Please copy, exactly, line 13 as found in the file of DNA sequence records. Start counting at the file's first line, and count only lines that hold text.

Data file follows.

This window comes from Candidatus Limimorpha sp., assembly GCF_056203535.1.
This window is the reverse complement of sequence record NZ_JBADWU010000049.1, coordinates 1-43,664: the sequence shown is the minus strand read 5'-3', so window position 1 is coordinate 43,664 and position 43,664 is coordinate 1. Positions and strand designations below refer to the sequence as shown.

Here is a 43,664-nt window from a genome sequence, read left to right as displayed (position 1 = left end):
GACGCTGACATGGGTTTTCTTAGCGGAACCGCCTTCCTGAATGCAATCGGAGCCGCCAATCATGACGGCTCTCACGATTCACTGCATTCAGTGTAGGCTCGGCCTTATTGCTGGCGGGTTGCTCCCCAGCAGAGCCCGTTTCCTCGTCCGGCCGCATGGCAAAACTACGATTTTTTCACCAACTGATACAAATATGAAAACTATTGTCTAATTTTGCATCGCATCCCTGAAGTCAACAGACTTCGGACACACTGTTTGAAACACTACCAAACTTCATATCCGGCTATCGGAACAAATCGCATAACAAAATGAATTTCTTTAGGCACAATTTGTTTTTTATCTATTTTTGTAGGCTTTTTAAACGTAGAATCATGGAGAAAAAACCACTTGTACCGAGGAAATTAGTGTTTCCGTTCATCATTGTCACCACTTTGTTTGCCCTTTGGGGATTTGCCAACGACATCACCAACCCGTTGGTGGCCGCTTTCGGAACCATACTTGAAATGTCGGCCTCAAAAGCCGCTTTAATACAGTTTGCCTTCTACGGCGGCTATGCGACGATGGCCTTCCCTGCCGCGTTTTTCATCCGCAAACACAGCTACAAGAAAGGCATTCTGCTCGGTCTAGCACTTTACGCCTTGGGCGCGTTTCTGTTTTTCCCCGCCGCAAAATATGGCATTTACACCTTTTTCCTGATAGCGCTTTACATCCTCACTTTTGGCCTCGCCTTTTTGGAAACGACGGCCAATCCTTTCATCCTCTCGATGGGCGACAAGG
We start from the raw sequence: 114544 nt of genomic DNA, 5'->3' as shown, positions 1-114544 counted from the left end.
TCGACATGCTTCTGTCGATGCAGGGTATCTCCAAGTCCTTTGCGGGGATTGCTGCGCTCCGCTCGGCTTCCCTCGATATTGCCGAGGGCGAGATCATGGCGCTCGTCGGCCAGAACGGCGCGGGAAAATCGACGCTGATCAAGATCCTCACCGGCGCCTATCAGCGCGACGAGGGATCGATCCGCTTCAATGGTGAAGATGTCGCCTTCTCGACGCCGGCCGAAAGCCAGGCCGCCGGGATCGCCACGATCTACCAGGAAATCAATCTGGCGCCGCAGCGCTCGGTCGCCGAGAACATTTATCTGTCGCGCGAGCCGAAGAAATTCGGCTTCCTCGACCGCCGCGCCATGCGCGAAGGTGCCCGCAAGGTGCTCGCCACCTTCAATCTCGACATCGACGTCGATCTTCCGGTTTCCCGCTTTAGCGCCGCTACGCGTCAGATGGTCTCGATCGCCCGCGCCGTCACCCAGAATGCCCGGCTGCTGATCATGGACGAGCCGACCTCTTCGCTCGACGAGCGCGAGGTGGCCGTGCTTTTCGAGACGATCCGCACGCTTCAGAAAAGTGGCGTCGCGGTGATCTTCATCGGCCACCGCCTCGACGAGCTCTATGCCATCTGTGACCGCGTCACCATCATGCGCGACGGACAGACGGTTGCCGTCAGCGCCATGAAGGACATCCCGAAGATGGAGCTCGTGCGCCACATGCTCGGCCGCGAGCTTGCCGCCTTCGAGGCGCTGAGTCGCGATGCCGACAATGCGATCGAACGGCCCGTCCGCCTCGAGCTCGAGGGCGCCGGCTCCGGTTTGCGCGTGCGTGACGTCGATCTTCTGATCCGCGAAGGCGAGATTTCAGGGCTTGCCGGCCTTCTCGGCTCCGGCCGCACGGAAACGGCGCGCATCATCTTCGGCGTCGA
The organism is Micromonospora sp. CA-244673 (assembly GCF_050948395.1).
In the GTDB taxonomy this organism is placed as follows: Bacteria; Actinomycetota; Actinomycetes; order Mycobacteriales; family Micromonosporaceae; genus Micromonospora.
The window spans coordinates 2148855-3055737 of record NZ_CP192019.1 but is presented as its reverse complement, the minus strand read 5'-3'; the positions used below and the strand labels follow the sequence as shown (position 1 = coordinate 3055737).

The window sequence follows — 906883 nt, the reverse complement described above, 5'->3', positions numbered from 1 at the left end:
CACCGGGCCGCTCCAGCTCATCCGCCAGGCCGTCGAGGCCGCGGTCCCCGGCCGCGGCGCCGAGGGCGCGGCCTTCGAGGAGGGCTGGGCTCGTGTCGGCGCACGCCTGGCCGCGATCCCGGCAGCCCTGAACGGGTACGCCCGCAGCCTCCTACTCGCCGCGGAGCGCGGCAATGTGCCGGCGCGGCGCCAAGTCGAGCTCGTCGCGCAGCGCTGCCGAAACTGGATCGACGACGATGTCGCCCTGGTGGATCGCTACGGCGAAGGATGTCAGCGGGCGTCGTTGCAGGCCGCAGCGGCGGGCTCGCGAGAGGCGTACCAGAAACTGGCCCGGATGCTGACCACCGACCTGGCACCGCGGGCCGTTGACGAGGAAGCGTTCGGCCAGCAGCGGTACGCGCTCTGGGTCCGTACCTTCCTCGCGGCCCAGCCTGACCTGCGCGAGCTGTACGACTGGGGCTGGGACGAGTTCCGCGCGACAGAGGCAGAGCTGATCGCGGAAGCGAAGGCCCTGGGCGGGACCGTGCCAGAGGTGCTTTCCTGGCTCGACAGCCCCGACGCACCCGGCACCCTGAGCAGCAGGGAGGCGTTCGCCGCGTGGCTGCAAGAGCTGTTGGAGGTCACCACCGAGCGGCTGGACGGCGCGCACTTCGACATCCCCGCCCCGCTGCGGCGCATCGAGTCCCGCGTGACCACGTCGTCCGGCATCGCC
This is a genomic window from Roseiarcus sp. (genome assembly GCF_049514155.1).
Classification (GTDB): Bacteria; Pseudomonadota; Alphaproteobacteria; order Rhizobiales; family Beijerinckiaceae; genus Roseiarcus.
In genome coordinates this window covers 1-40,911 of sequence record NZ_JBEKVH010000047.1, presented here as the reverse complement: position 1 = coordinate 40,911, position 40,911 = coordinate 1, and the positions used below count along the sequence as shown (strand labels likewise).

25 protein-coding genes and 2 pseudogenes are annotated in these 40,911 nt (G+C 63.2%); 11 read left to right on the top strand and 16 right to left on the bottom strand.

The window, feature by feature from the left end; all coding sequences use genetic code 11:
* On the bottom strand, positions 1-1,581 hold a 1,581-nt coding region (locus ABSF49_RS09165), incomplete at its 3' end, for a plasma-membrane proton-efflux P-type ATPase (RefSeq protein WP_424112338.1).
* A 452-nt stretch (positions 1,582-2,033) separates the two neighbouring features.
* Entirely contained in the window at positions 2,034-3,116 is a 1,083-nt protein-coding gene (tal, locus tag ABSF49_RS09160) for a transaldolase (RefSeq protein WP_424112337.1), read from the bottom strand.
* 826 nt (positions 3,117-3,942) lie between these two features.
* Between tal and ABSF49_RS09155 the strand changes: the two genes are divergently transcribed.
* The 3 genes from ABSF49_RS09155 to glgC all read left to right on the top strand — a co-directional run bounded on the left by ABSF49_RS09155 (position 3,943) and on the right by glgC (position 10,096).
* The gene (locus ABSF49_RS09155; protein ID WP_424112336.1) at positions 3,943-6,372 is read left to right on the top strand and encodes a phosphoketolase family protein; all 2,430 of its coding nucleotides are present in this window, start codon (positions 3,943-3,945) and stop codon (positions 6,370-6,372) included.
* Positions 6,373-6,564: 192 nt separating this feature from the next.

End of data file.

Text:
Classification (GTDB): Bacteria; Pseudomonadota; Alphaproteobacteria; order Rhizobiales; family Beijerinckiaceae; genus Roseiarcus.